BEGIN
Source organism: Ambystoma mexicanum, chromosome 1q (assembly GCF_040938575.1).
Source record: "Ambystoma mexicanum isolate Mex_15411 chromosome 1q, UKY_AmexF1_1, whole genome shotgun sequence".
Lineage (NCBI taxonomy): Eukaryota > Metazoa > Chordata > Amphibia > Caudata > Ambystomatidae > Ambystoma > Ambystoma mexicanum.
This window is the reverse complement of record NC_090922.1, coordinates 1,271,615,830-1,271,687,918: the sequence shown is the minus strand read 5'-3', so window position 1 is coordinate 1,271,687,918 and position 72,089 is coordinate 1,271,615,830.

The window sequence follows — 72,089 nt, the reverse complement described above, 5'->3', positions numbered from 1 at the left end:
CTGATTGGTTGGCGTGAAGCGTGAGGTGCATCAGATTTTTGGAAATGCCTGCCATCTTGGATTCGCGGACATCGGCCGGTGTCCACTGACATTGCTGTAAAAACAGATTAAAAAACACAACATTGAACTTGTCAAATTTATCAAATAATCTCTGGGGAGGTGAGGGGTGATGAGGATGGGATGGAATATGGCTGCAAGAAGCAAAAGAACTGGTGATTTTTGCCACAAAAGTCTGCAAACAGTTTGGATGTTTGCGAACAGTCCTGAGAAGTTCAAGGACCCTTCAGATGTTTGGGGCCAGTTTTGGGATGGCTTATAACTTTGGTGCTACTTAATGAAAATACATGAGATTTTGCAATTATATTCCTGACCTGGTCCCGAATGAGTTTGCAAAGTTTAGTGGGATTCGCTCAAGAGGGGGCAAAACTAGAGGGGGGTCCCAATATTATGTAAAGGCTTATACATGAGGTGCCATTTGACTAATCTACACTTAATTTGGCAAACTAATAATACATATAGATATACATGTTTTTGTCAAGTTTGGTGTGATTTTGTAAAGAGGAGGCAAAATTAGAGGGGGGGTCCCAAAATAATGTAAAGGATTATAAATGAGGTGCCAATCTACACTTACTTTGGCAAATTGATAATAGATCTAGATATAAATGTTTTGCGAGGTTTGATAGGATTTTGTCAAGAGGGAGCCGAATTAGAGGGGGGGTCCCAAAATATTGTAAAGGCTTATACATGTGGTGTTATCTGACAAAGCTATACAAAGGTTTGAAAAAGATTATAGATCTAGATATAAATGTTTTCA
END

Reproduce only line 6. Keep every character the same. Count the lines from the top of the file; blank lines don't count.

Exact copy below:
CTGATTGGTTGGCGTGAAGCGTGAGGTGCATCAGATTTTTGGAAATGCCTGCCATCTTGGATTCGCGGACATCGGCCGGTGTCCACTGACATTGCTGTAAAAACAGATTAAAAAACACAACATTGAACTTGTCAAATTTATCAAATAATCTCTGGGGAGGTGAGGGGTGATGAGGATGGGATGGAATATGGCTGCAAGAAGCAAAAGAACTGGTGATTTTTGCCACAAAAGTCTGCAAACAGTTTGGATGTTTGCGAACAGTCCTGAGAAGTTCAAGGACCCTTCAGATGTTTGGGGCCAGTTTTGGGATGGCTTATAACTTTGGTGCTACTTAATGAAAATACATGAGATTTTGCAATTATATTCCTGACCTGGTCCCGAATGAGTTTGCAAAGTTTAGTGGGATTCGCTCAAGAGGGGGCAAAACTAGAGGGGGGTCCCAATATTATGTAAAGGCTTATACATGAGGTGCCATTTGACTAATCTACACTTAATTTGGCAAACTAATAATACATATAGATATACATGTTTTTGTCAAGTTTGGTGTGATTTTGTAAAGAGGAGGCAAAATTAGAGGGGGGGTCCCAAAATAATGTAAAGGATTATAAATGAGGTGCCAATCTACACTTACTTTGGCAAATTGATAATAGATCTAGATATAAATGTTTTGCGAGGTTTGATAGGATTTTGTCAAGAGGGAGCCGAATTAGAGGGGGGGTCCCAAAATATTGTAAAGGCTTATACATGTGGTGTTATCTGACAAAGCTATACAAAGGTTTGAAAAAGATTATAGATCTAGATATAAATGTTTTCA